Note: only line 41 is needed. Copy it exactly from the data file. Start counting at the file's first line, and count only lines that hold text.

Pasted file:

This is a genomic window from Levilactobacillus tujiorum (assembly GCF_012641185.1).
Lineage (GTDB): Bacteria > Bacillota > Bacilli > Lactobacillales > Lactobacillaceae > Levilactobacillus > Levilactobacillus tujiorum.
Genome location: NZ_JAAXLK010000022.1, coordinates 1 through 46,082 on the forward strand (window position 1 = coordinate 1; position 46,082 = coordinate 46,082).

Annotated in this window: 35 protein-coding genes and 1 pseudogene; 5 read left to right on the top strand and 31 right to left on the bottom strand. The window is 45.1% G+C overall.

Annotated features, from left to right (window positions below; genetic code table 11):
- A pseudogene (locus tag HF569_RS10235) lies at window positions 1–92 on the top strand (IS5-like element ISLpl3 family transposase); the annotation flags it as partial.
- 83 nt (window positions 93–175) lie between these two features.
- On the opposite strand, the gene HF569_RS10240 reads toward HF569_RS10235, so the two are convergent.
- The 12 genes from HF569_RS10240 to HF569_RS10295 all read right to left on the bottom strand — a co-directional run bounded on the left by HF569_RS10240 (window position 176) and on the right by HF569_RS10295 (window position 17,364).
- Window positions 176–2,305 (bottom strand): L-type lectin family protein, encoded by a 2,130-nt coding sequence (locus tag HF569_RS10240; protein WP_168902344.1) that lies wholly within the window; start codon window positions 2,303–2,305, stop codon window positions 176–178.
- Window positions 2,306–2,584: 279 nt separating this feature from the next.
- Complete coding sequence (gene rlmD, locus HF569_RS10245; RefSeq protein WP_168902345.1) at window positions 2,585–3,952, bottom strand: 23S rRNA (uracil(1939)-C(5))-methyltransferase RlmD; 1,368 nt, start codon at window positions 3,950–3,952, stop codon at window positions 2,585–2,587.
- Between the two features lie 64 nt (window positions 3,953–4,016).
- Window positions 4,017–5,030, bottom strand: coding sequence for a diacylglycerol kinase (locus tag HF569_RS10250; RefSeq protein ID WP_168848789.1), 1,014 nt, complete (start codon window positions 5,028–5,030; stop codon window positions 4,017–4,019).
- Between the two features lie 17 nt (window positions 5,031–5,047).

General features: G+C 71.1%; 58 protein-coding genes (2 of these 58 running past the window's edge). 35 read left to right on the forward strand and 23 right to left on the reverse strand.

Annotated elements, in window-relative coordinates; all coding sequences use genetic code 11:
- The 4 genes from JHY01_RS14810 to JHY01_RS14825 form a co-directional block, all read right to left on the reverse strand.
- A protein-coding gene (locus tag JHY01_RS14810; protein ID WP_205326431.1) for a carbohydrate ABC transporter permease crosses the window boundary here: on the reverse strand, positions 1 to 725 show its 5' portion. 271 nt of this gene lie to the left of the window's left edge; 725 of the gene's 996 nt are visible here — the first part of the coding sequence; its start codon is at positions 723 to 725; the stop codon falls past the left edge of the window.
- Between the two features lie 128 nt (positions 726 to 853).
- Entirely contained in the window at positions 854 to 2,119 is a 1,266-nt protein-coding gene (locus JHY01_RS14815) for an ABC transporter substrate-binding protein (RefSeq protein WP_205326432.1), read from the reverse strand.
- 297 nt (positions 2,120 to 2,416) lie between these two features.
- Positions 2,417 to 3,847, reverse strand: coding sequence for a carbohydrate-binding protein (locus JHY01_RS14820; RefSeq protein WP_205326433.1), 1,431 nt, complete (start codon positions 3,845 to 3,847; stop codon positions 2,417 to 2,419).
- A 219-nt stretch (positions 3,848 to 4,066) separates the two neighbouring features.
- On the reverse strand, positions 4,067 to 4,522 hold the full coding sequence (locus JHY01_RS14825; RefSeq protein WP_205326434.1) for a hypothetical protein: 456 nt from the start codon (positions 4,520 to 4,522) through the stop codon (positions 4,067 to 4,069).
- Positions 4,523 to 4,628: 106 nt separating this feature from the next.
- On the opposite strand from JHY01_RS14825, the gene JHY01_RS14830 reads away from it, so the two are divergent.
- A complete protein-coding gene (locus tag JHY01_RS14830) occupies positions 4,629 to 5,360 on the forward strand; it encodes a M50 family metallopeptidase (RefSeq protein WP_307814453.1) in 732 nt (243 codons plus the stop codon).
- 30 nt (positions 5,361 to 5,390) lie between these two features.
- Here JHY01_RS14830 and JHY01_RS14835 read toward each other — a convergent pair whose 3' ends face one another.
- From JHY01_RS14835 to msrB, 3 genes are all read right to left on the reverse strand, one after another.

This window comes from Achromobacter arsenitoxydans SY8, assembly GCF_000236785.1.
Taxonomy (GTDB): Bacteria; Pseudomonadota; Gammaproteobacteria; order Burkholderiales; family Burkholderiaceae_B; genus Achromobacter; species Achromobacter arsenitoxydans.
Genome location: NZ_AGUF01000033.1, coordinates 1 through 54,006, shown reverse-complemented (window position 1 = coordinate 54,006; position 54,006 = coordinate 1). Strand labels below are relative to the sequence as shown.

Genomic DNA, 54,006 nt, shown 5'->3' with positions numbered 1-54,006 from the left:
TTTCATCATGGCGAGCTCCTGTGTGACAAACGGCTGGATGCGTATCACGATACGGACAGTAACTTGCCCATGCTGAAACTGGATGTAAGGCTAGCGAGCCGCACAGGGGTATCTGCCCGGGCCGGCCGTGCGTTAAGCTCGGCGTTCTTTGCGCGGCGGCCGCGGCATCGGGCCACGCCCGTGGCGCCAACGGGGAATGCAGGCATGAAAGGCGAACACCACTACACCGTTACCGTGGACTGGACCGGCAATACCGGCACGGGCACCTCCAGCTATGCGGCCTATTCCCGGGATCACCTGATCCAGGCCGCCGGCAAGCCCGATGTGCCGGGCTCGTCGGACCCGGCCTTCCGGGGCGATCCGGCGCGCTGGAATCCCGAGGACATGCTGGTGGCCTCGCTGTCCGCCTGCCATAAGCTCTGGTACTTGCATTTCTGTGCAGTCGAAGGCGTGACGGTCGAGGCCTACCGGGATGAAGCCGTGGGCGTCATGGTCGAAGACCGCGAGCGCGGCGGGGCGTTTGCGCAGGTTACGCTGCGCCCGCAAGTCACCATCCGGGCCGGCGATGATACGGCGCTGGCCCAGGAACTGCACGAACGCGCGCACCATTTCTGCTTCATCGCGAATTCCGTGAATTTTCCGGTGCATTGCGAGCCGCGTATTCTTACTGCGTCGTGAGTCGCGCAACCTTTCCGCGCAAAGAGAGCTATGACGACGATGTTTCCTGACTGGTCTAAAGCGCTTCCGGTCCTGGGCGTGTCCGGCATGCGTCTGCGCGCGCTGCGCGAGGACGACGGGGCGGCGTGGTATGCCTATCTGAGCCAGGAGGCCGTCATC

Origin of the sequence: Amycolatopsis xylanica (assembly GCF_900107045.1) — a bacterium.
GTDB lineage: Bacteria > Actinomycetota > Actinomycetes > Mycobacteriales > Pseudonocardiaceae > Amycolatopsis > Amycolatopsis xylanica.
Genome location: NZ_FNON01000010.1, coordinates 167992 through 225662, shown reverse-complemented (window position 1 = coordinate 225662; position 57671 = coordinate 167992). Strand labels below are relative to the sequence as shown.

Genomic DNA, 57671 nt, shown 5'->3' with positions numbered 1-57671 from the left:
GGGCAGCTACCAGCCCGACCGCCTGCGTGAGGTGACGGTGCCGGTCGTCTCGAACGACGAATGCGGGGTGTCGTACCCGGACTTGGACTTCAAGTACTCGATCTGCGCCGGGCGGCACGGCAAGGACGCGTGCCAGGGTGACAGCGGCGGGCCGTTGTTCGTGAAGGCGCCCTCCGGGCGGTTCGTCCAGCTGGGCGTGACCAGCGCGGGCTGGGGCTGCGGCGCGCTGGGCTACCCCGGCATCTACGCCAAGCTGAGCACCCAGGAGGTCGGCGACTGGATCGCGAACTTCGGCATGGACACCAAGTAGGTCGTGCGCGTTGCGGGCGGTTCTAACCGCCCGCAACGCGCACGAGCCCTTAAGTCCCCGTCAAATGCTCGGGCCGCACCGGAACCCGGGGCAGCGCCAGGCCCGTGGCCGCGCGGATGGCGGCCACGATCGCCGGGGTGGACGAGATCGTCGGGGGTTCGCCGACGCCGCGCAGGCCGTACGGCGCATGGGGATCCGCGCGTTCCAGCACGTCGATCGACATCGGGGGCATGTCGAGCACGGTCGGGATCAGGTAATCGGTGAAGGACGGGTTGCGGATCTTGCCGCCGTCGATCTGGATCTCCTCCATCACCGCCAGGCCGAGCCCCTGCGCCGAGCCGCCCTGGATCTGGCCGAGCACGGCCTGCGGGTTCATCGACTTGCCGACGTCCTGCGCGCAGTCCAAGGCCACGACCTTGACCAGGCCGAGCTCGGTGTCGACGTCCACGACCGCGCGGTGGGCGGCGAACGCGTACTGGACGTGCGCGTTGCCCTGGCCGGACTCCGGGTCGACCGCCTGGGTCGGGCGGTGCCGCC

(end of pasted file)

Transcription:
GGGCAGCTACCAGCCCGACCGCCTGCGTGAGGTGACGGTGCCGGTCGTCTCGAACGACGAATGCGGGGTGTCGTACCCGGACTTGGACTTCAAGTACTCGATCTGCGCCGGGCGGCACGGCAAGGACGCGTGCCAGGGTGACAGCGGCGGGCCGTTGTTCGTGAAGGCGCCCTCCGGGCGGTTCGTCCAGCTGGGCGTGACCAGCGCGGGCTGGGGCTGCGGCGCGCTGGGCTACCCCGGCATCTACGCCAAGCTGAGCACCCAGGAGGTCGGCGACTGGATCGCGAACTTCGGCATGGACACCAAGTAGGTCGTGCGCGTTGCGGGCGGTTCTAACCGCCCGCAACGCGCACGAGCCCTTAAGTCCCCGTCAAATGCTCGGGCCGCACCGGAACCCGGGGCAGCGCCAGGCCCGTGGCCGCGCGGATGGCGGCCACGATCGCCGGGGTGGACGAGATCGTCGGGGGTTCGCCGACGCCGCGCAGGCCGTACGGCGCATGGGGATCCGCGCGTTCCAGCACGTCGATCGACATCGGGGGCATGTCGAGCACGGTCGGGATCAGGTAATCGGTGAAGGACGGGTTGCGGATCTTGCCGCCGTCGATCTGGATCTCCTCCATCACCGCCAGGCCGAGCCCCTGCGCCGAGCCGCCCTGGATCTGGCCGAGCACGGCCTGCGGGTTCATCGACTTGCCGACGTCCTGCGCGCAGTCCAAGGCCACGACCTTGACCAGGCCGAGCTCGGTGTCGACGTCCACGACCGCGCGGTGGGCGGCGAACGCGTACTGGACGTGCGCGTTGCCCTGGCCGGACTCCGGGTCGACCGCCTGGGTCGGGCGGTGCCGCC